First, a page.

Rainbow Warriors beat Portland Pilots 82-64 in season opener

For the first game of the season, it was the second effort that boosted the Hawaii basketball team to an 82-64 victory over Portland in Friday’s opening round of the 54th Rainbow Classic.

A Stan Sheriff Center crowd of 3,291 saw the Rainbow Warriors hold the Pilots to four field goals in the second half.

The Pilots scored 10 points in a row to tie it at 34 with 33 seconds left in the first half. Two possessions later, Brocke Stepteau — one of two UH point guards to start the game — drove the lane and fed Zigmars Raimo, who scored the go-ahead layup as time expired in the first half.

During the intermission, UH coach Eran Ganot did an ID check.

“That’s not who we are, that’s the first thing I said,” Ganot recalled of his halftime speech. “I don’t know that team. I didn’t recognize that group.”

Forward Jack Purchase said Ganot implored the ’Bows to play static-cling defense.

“We knew on offense, we could get any shot we wanted,” Purchase said. “We had to lock in on defense and try to stop their shooters.”

On the first possession of the second half, Portland appeared to get an open look … and then threw away the pass. The Pilots were not able to take a shot in their next four possessions.

Stepteau, a 5-foot-9 senior, hit a floater over a defender to give the ’Bows a 38-34 lead. Then Purchase buried a 3 from the right wing to make it 41-34.

Soon after, Raimo connected on a baby hook. When Purchase hit a pause-and-release shot, the Warriors were ahead 45-34 with 17:06 to play.

“The next 10 minutes (after the halftime break), there was separation because the identity of our team showed itself in terms of defending again and supporting each other.,” Ganot said.

It took the Pilots 3 minutes, 39 seconds to make their first basket of the second half. Their next field goal came with 9:23 to play.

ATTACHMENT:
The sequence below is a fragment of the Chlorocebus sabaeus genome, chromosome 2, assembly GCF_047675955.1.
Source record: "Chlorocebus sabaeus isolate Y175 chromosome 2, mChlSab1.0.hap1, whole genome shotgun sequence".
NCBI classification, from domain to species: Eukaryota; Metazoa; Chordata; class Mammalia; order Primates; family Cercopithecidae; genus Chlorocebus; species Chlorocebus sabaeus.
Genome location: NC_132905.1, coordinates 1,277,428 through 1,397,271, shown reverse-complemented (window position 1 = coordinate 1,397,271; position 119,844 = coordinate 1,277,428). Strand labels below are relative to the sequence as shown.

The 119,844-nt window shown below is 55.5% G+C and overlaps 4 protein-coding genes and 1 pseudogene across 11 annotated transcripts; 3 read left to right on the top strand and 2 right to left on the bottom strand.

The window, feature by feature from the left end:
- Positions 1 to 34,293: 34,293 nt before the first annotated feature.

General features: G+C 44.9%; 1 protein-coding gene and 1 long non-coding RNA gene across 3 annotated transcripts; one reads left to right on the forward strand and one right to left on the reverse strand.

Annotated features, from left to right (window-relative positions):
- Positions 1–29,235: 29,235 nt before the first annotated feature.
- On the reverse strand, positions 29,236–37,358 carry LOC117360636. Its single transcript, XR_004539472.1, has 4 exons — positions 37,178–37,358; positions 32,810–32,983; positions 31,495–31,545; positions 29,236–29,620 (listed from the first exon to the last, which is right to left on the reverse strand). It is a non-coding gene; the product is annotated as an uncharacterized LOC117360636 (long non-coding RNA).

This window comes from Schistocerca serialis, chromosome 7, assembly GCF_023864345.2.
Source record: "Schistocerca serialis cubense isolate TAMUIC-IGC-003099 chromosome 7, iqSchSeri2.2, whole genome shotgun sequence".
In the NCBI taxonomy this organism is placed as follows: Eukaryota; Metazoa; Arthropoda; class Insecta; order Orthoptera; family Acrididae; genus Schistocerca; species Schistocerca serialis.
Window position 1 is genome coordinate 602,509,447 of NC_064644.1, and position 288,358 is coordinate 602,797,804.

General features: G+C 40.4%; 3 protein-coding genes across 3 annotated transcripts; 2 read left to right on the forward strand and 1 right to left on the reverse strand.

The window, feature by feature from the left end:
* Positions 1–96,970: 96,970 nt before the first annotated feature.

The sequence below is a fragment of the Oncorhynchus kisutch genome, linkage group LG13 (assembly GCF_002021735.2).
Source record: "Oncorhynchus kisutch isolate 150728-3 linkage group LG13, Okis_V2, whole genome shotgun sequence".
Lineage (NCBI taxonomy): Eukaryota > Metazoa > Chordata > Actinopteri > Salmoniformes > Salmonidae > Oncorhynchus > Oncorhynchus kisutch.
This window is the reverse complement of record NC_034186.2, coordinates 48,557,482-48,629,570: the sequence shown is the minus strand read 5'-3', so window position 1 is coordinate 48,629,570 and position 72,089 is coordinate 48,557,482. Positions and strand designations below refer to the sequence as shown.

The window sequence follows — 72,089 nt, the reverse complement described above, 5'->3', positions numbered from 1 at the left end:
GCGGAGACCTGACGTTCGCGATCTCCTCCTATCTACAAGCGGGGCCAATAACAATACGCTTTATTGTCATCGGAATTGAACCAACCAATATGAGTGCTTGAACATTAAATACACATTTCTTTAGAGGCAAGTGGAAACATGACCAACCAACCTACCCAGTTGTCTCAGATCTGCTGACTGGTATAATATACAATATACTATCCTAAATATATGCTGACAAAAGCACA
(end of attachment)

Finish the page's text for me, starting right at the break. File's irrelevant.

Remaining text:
“We didn’t execute that well,” Portland coach Terry Porter said. “We did a good job in the first half of fighting back and getting involved. The first five possessions of the second half, we turned the ball over. You go on the road and play a team like Hawaii, you have really have to take care of the ball. We turned the ball over, let them get easy shots.

“They got the momentum rolling. It really hurt us.”

The Pilots committed 14 turnovers and, after the intermission, missed 11 of 15 shots, including misfiring on six of seven from beyond the 3-point arc.

Hawaii, meanwhile, assisted on 22 of their 31 baskets. Drew Buggs led the way with seven assists. The ’Bows turned over the ball nine times — two fewer than their goal for each game.

Hawaii used 12 players, with five scoring in double digits, led by Raimo’s 17. Purchase, who usually fires away from the wings, often rotated to the high post on Friday.

Purchase said the new spot enabled him to make use of his passing skills and, if open, to launch jumpers. Three of his six field goals were launched inside the arc, with two coming after he hesitated.

Samuta Avea produced 10 in a reserve role. In a breathtaking sequence, the 6-foot-7 Avea blocked 6-9 Tahirou Diabate. Avea then raced downcourt, took a feed from Stepteau, and soared for a dunk.

“I was doing my job,” Avea said.

Eddie Stansberry, a highly regarded transfer from City College of San Francisco, and Stepteau each drained four 3-pointers.

The only vulnerability was Portland’s late attack, in which they repeatedly drove the lane to induce fouls. The Pilots made 25 of 34 free throws, including 21 of 28 in the second half. The ’Bows hit nine of 14 free throws.

“We defend and rebound first,” Ganot said. “If we don’t, we’re never going to be as good as we want to be. Hopefully that message became clear to them.”

North Texas 93, Humboldt State 48

In the first game, Umoja Gibson scored 27 points, hitting all six of his 3-point attempts, to power the Mean Green past the Lumberjacks.


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